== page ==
Strangeways prison’s most famous inmates

HMP Manchester, formerly known as Strangeways, has held Manchester’s criminals since 1868 and was one of the last prisons to perform executions until they were abolished in 1965.

In that time, some of the UK’s most infamous criminals have been held behind those 16 foot stone walls – and even some names who you might not know of their criminal past.

The prison has always been noteworthy – inspiring songs and album titles (Deep Purple’s Strangeways and The Smith’s Strangeways, Here We Come), books and plays, as well as making headlines with the infamous Strangeways Riots in 1990, the longest prison riot in UK history.

Here’s the some of the most notable inmates of Strangeways Prison:

Christabel Pankhurst and Emily Davison

Before the suffrage of women in 1918 many women were imprisoned for their efforts to attain the right to vote.

Many leading Suffragettes were Mancunians, most notably Emmeline Pankhurst who was memorialised with a statue in St Peter’s Square in 2018.

Emmeline Pankhurst Statue in St Peter’s Square

Her daughter, Christabel Pankhurst was also involved in the campaign for women to have the right to vote and, in 1905, she was arrested and imprisoned in Strangeways for a week after interrupting a meeting of the Liberal Party.

Christabel and Annie Kenney, another Suffragette involved at the protest, were fined half a guinea for assaulting the police officers arresting them – but chose prison time over the fine.

Similarly, Emily Davison was arrested in 1909 for throwing rocks at the carriage of then-Chancellor of the Exchequer David Lloyd George.

She was sentenced to two months in Strangeways for the second time that year and, as she had during her first stint inside, went on hunger strike.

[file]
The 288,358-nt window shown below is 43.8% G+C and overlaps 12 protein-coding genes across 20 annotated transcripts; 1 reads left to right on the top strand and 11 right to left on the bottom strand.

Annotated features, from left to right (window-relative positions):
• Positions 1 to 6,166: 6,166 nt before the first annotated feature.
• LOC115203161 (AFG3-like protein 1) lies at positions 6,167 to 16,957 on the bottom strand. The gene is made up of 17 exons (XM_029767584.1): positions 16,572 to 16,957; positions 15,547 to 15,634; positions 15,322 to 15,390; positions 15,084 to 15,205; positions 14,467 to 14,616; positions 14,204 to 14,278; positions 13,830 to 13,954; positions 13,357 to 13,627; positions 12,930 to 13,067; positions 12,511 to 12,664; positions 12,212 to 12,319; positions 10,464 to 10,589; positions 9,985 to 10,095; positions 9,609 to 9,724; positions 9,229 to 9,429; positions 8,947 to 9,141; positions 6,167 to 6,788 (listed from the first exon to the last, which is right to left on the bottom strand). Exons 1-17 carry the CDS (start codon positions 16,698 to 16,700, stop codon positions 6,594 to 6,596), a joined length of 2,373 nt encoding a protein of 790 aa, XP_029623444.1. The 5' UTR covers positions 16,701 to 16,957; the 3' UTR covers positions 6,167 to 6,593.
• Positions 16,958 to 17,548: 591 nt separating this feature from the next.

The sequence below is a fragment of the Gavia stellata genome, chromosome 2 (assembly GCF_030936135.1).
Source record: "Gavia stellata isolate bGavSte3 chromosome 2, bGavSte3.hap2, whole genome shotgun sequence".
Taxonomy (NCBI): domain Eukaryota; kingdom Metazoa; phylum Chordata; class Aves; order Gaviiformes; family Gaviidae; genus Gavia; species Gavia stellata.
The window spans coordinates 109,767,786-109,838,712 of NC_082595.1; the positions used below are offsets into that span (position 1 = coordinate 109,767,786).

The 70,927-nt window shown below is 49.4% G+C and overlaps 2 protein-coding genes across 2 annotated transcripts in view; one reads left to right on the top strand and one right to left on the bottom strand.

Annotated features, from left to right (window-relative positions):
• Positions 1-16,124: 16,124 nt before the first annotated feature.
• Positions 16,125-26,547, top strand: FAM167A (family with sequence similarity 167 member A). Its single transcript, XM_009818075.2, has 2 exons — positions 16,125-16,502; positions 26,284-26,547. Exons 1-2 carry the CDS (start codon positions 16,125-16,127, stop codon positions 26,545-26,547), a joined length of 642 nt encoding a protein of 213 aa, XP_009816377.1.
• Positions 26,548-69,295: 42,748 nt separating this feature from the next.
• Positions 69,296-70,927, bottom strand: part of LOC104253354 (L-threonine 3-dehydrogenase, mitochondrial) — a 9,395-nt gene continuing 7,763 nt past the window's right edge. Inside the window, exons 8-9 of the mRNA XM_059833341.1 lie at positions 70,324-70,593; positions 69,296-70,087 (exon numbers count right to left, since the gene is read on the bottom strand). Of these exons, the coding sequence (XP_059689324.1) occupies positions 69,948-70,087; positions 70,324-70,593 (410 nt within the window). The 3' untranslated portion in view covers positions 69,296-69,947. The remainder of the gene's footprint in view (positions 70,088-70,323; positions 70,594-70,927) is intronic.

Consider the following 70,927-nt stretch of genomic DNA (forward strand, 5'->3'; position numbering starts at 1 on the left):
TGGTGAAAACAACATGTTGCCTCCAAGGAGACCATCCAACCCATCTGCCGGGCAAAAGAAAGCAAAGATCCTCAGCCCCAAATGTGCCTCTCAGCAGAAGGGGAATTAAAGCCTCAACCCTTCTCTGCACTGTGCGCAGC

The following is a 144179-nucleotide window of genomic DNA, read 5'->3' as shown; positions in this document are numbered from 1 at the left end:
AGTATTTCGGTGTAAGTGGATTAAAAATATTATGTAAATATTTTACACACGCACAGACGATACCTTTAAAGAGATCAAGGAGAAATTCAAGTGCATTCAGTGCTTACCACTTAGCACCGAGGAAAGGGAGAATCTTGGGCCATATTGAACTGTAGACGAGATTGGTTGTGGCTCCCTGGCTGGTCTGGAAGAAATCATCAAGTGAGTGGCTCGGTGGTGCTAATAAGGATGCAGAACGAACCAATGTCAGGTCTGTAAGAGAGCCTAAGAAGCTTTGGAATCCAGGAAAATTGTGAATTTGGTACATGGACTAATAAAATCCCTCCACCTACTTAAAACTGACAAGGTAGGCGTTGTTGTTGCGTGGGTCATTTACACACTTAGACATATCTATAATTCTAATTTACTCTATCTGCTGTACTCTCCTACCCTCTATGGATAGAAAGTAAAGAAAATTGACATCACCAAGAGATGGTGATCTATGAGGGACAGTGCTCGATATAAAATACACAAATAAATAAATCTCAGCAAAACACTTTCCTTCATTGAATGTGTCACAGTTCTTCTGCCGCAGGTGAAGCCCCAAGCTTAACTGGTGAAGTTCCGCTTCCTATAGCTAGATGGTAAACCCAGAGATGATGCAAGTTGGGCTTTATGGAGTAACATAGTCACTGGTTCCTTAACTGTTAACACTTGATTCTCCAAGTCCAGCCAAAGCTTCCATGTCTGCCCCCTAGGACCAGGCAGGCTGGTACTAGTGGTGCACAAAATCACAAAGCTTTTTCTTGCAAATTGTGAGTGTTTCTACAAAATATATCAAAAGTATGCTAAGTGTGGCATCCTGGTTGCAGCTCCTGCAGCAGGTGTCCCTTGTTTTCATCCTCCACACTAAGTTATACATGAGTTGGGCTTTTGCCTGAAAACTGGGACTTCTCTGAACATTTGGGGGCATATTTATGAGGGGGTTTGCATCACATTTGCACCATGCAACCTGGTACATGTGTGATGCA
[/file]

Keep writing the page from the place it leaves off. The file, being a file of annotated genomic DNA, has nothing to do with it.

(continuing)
In her previous stay in prison Davison had gone on hunger strike for five and a half days, losing 21 pounds, and so after two and a half days she was released from Strangeways.

Four years later, with the Suffrage campaign still ongoing, Davison ran out onto the track at the Epsom Derby and was struck and killed by King George V’s horse.

James Inglis

James Inglis is probably not the most famous name on this list, but he does hold a significant place within the records of Strangeways.

Inglis was convicted of murder in 1951, having strangled 50-year-old Alice Morgan in Hull in the February of that year.

He was imprisoned in Strangeways to await execution, which was carried out on May 8th.

His place in the history books was guaranteed on that date when he underwent the fastest hanging in British prison history.

Taking only seven seconds from Inglis leaving his cell to the opening of the trapdoor. Inglis reportedly followed the advice of guards to go quickly and without fuss to the gallows, one guard saying he practically ran.

Inglis’ hanging was included in the 2006 film Pierrepoint, about Britain’s most prolific hangman, Albert Pierrepoint who performed Inglis’ execution.

Dr Harold Shipman

Some of the most high profile cases in British Criminal History have been held in the prison, including the UK’s most prolific serial killers, Dr Harold Shipman.

Shipman was imprisoned in Strangeways for four months while awaiting trial for 15 counts of murder — though he is believed to have killed up to an estimated 260 people.